A new bendable organic light-emitting diode (OLED) that produces warm, candle-like light with hardly any emissions at blue wavelengths might find a place in flexible lighting and smart displays that can be used at night without disrupting the body’s biological clock. The device, which is an improved version of one developed recently by a team of researchers from National Tsing Hua University in Taiwan, is made from a light-emitting layer on a mica substrate that is completely free of plastic.
Jwo-Huei Jou and Ying-Hao Chu of the National Tsing Hua University’s Department of Materials Science and Engineering and colleagues recently patented OLEDS that produce warm, white light. However, these earlier devices still emit some unwanted blue light, which decreases the production of the “sleep hormone” melatonin and can therefore disrupt sleeping patterns. A further issue is that these OLEDs were made of solid materials and were therefore not flexible.
Mica, a natural layered mineral
One way to make OLEDs flexible is to paste them onto a plastic backing, but most plastics cannot be bent repeatedly – a prerequisite for real-world flexible applications. Jou, Chu and colleagues therefore decided to investigate backings made from mica, a natural layered mineral that can be cleaved into bendable, transparent sheets.
The researchers began by depositing a clear indium tin oxide (ITO) film onto a mica sheet as the LED’s anode. They then mixed a luminescent material, N,N’-dicarbazole-1,1’-biphenyl, with red and yellow phosphorescent dyes to fabricate the device’s light-emitting layer. Next, they sandwiched this layer between electrically conductive solutions with the anode on one side and an aluminium layer in the other to create a flexible OLED.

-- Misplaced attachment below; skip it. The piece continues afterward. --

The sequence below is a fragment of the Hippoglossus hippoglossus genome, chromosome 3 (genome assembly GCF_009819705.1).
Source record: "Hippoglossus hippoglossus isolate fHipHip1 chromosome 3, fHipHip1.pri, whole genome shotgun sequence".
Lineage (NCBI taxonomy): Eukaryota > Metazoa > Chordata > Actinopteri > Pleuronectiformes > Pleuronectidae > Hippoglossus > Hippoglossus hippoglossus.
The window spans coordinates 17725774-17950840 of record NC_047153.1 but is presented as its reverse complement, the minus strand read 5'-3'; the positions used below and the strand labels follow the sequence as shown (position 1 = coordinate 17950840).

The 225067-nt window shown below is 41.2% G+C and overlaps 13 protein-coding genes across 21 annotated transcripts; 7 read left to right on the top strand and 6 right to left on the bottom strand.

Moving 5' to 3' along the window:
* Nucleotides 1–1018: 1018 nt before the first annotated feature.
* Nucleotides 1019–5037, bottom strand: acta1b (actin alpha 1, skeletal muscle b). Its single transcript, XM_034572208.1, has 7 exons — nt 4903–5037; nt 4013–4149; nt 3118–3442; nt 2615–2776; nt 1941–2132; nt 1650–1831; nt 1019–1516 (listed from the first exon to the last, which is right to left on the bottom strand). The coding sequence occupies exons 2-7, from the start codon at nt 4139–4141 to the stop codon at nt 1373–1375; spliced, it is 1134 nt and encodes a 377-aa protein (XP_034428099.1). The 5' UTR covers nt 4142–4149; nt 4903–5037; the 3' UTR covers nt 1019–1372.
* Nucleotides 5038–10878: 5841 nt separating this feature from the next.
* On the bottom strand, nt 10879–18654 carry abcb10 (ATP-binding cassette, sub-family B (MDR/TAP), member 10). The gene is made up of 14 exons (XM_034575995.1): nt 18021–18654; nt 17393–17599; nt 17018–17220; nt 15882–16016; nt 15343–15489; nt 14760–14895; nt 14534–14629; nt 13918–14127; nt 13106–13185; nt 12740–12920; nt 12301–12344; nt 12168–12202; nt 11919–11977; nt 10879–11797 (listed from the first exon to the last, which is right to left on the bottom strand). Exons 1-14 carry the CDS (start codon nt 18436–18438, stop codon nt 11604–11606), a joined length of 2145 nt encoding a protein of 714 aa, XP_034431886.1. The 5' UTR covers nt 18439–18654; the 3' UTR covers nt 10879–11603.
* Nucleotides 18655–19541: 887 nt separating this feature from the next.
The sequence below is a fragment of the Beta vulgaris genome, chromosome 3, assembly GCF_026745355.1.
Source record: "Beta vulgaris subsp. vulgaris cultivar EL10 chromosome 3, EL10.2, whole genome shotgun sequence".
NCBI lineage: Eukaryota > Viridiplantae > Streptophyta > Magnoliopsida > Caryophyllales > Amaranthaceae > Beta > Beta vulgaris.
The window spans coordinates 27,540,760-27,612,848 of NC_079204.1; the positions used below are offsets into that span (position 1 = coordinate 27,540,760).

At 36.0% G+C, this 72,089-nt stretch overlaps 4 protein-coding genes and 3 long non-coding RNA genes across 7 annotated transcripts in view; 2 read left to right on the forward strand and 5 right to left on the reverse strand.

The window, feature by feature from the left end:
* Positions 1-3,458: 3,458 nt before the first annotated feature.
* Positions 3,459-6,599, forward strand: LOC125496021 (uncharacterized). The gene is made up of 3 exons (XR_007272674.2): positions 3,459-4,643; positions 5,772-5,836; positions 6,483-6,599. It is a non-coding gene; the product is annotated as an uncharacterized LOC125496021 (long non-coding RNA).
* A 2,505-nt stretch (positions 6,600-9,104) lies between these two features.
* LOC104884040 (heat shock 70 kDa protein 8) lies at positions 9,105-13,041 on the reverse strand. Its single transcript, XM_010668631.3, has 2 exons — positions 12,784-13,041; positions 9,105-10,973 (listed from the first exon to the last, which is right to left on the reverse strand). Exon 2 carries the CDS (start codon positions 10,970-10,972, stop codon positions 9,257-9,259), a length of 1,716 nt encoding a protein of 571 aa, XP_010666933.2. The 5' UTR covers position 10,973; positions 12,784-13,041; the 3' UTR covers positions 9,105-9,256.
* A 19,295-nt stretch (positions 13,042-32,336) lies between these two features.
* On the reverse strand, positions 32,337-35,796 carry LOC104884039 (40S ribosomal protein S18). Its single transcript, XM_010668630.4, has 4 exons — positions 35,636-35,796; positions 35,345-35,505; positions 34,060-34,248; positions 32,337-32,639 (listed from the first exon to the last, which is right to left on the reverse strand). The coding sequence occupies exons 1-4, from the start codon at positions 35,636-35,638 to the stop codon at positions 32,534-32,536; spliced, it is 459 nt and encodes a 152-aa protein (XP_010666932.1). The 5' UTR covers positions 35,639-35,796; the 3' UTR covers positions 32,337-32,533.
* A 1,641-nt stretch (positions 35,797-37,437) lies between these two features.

Tests showed that when coated with a transparent conductor, the mica substrate is robust to bending curvatures of 1/5 mm-1 – a record high – and 50 000 bending cycles at a 7.5 mm bending radius. The OLED is also highly resistant to moisture and oxygen and has a lifetime that is 83% of similar devices on glass.
The new device emits bright, warm light upon the application of a constant current. This light contains even less blue-wavelength light than natural candlelight, Jou and Chu report, meaning that the exposure limit for humans is 47 000 seconds compared to just 320 s for a cold-white counterpart, according to the team’s calculations. This means that a person exposed to the OLED for 1.5 hours would see their melatonin production suppressed by about 1.6%, compared to 29% for a cold-white compact fluorescent lamp over the same period.
Thick OLEDs can have high light-emitting efficiencies too
“We have fabricated an OLED emitting a psychologically-warm but physically-cool, scorching-free romantic candle-like light on a bendable mica substrate using our patented candlelight OLED technology,” Jou tells Physics World. “This technology could provide designers and artists with more freedom in designing variable lighting systems that fit into different spaces, thanks to their flexibility.”
The researchers now hope to make their OLEDs completely transparent. “When lit, these candlelight OLEDs could then be seen from both sides,” Chu says.
The present work is detailed in ACS Applied Electronic Materials.